# 12 volt battery connections

Discussion in 'Electronic Basics' started by Brett Cummins, Aug 23, 2004.

1. ### Brett CumminsGuest

Hey!
I'm 14 and I'm trying to power a small neon light that requires a
12 volts of electricity (usually for a car)with a 12 volt battery . I
have an old rechargable battery from a toy car that I had when I was
little. I removed the battery, and I realized that there is a four pin
connecter with four wires leading from it. There are only two wires
going to the neon tube, so how do I do this? Do I only need to use two
of the wires, or do I need to connect the two positive wires together
and the two negative wires to form the two necessary connections?
Thank you!

2. ### news.telenet.beGuest

Hi,
your battery gives out still 12 V or more. You do this by connecting one of
de negative leads with the com of the meter and the positive with the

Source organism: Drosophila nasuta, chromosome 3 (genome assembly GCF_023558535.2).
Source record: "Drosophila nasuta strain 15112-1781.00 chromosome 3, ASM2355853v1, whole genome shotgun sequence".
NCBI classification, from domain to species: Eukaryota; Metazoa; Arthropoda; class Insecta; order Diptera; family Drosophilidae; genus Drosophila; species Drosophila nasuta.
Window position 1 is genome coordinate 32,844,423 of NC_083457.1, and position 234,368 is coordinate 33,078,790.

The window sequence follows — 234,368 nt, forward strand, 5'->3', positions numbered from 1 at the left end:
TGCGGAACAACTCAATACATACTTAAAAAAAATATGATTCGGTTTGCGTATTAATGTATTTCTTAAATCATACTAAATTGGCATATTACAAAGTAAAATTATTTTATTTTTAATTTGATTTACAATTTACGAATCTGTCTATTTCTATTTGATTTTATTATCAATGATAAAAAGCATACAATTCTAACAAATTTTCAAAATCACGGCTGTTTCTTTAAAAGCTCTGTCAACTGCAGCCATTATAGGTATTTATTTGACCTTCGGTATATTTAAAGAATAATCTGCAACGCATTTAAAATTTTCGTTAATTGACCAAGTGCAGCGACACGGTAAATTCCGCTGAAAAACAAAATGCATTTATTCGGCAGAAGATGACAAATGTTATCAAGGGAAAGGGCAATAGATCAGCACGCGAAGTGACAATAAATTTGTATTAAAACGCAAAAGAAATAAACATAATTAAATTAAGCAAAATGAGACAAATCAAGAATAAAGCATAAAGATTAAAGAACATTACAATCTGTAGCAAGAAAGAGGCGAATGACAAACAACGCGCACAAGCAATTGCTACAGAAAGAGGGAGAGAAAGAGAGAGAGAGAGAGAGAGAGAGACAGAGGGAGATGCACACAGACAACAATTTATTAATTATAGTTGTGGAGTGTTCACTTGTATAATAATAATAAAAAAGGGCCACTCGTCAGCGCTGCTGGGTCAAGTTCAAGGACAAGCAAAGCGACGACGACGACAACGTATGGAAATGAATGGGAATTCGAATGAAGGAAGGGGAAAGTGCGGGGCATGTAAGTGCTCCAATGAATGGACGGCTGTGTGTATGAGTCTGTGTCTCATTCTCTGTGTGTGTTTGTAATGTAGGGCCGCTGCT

positive from the meter do this for all 4 combinations (naturaly) ... By
this time you will have found out if you need to use all four leads from the
battry or not..... and if the battery is any good .

ps sorry for any typo's I normaly speak Dutch

3. ### Brett CumminsGuest

Hi,

Hey!
Thank's for the response! I actually have a voltmeter, because
I'm into model railroading. I wired it like you said and set the
meter's dial to 20 DC volts. I get a reading of about 2.80. For a 12
volt battery, I'm assuming that it should read 12. Is the battery

4. ### Rich GriseGuest

You could have potentially up to 6 readings. Label the leads, say,
A, B, C, and D. You can put the meter across AB, AC, AD, BC, BD, or CD,
and will have to observe polarity while doing it.

ixTell us those se readings, and it will tell us a lot more about
the battery.

Cheers!
Rich

5. ### Peter BennettGuest

I expect that a rechargeable battery 8 - 10 years old will be useless
after all these years. It will certainly be almost fully discharged
by now, and probably won't hold a charge if you try to recharge it.

--
Peter Bennett, VE7CEI
peterbb4 (at) interchange.ubc.ca
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